Sexual Problems: What Is Low Libido?
Low libido is the term used to describe a lack of interest in sexual activity. Sexual desire or libido is produced by a combination of biological, personal and relationship factors. Sexual desire is different for each person and may change over time depending on what is happening in a person’s life. Low libido may not be seen as a problem for some men; however, if a man loses interest in sex for no apparent reason it can become a concern. A reduced sex drive can be also be a sign of various health problems, both emotional and physical.
What Causes Low Libido?
A low libido can occur due to many different physiological, emotional and lifestyle factors. A lack of testosterone is a very common cause of low libido in both men and women. Women also posses the testosterone hormone, which creates sexual desire in both sexes. Some of the most common causes of low libido include:
- Decreased testosterone levels (Low T)
- Chronic illness
- Erectile dysfunction
- Sleep problems
What Are The Symptoms?
The main symptom of a low libido is the lack of interest and desire for sex. This may mean that you think about sex less often, are less responsive to sexual stimulations, and get less pleasure out of sex. Since there’s no “normal” level of libido, symptoms are very dependent on the individual.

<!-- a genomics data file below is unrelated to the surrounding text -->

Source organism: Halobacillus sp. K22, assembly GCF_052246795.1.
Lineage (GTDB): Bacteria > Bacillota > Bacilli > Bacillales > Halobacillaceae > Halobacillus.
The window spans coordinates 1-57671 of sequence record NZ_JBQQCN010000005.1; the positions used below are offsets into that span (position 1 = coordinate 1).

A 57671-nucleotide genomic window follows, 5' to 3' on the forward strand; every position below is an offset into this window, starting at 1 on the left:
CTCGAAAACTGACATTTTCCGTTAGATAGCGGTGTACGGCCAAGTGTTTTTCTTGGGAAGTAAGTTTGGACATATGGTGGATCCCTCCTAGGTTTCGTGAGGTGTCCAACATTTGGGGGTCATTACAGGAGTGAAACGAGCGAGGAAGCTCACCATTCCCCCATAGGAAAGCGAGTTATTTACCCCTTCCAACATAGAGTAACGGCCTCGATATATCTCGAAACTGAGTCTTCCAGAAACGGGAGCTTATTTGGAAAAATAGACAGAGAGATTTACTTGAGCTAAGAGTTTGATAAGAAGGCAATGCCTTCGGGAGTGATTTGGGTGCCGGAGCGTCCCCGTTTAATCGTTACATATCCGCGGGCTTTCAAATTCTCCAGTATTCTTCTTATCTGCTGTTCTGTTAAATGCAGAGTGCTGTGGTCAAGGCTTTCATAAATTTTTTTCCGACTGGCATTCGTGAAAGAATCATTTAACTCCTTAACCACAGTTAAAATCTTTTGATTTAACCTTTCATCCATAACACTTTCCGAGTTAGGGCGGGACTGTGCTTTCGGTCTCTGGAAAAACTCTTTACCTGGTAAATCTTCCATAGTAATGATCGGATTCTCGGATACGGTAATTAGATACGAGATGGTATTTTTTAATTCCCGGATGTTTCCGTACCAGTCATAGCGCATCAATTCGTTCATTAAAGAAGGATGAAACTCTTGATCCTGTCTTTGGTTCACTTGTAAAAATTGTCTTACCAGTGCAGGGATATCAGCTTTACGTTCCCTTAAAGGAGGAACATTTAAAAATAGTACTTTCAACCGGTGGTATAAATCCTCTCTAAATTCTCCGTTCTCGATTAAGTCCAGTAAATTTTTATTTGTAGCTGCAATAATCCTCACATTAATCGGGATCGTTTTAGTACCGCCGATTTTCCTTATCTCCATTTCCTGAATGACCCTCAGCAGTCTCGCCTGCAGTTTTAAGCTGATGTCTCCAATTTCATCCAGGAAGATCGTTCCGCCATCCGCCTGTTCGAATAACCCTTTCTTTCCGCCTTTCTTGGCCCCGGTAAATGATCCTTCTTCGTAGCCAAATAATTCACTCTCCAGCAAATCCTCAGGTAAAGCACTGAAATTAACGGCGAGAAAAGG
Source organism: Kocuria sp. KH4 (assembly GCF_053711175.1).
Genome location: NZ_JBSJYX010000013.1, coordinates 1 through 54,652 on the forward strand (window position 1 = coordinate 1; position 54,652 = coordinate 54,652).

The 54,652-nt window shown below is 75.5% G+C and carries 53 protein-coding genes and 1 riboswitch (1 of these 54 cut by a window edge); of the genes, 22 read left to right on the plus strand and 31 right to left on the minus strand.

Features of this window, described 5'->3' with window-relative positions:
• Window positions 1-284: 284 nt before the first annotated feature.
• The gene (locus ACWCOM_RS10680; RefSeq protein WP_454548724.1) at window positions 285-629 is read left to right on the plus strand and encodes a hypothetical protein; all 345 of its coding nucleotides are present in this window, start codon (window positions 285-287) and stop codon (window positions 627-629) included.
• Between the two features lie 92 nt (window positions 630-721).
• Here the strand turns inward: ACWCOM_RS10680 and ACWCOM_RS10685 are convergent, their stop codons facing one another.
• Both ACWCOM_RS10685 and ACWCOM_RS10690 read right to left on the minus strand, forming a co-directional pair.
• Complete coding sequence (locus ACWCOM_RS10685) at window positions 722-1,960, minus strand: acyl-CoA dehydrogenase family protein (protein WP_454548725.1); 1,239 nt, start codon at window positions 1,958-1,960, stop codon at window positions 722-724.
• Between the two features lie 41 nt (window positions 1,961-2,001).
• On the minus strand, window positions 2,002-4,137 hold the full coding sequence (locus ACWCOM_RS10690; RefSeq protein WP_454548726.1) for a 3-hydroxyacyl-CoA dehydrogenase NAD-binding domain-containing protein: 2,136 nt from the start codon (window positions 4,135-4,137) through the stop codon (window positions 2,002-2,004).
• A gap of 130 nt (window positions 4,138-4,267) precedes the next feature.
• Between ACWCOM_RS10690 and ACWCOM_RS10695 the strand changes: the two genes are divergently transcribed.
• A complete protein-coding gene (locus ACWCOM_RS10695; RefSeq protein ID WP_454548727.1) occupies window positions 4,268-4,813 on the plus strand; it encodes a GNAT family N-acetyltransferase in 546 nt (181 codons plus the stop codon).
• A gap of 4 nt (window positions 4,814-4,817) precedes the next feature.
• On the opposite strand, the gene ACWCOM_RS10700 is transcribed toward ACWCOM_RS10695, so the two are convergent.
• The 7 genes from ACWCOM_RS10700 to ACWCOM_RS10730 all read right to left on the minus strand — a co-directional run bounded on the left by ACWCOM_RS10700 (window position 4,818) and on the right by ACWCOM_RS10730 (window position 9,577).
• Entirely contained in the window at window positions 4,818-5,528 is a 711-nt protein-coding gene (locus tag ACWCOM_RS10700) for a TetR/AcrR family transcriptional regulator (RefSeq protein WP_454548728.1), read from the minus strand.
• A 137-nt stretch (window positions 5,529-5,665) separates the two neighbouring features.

How Is Low Libido Diagnosed?
Blood tests can be done to check your hormone levels, thyroid imbalance, diabetes or to screen for high cholesterol. Once the cause that is creating low libido is determined, safe and effective treatments can be implemented.
How Is It Treated?
Treating low libido often depends on treating the underlying issue. You may need to switch medications if the one you’re on is affecting your libido. If your low libido has psychological causes, then you may need to visit a therapist for relationship counseling. You can also take steps to potentially boost your libido on your own by adopting a healthier lifestyle, practicing stress management and eating healthier. Be sure to speak with your doctor so you can determine which treatment is right for you.